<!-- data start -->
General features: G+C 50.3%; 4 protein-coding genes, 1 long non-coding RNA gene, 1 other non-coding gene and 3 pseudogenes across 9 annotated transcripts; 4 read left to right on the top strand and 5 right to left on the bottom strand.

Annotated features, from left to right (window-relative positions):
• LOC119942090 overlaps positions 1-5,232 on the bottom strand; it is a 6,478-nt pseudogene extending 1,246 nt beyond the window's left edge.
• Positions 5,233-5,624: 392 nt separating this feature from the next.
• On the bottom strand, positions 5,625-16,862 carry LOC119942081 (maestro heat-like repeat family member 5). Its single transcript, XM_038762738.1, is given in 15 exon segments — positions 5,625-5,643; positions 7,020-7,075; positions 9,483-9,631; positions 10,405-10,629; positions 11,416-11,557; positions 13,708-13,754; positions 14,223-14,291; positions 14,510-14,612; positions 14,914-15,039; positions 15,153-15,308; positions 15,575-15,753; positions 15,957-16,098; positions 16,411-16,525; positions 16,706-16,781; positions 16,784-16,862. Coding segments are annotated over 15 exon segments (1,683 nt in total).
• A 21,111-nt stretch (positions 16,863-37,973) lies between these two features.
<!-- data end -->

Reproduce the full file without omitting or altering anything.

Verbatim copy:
General features: G+C 50.3%; 4 protein-coding genes, 1 long non-coding RNA gene, 1 other non-coding gene and 3 pseudogenes across 9 annotated transcripts; 4 read left to right on the top strand and 5 right to left on the bottom strand.

Annotated features, from left to right (window-relative positions):
• LOC119942090 overlaps positions 1-5,232 on the bottom strand; it is a 6,478-nt pseudogene extending 1,246 nt beyond the window's left edge.
• Positions 5,233-5,624: 392 nt separating this feature from the next.
• On the bottom strand, positions 5,625-16,862 carry LOC119942081 (maestro heat-like repeat family member 5). Its single transcript, XM_038762738.1, is given in 15 exon segments — positions 5,625-5,643; positions 7,020-7,075; positions 9,483-9,631; positions 10,405-10,629; positions 11,416-11,557; positions 13,708-13,754; positions 14,223-14,291; positions 14,510-14,612; positions 14,914-15,039; positions 15,153-15,308; positions 15,575-15,753; positions 15,957-16,098; positions 16,411-16,525; positions 16,706-16,781; positions 16,784-16,862. Coding segments are annotated over 15 exon segments (1,683 nt in total).
• A 21,111-nt stretch (positions 16,863-37,973) lies between these two features.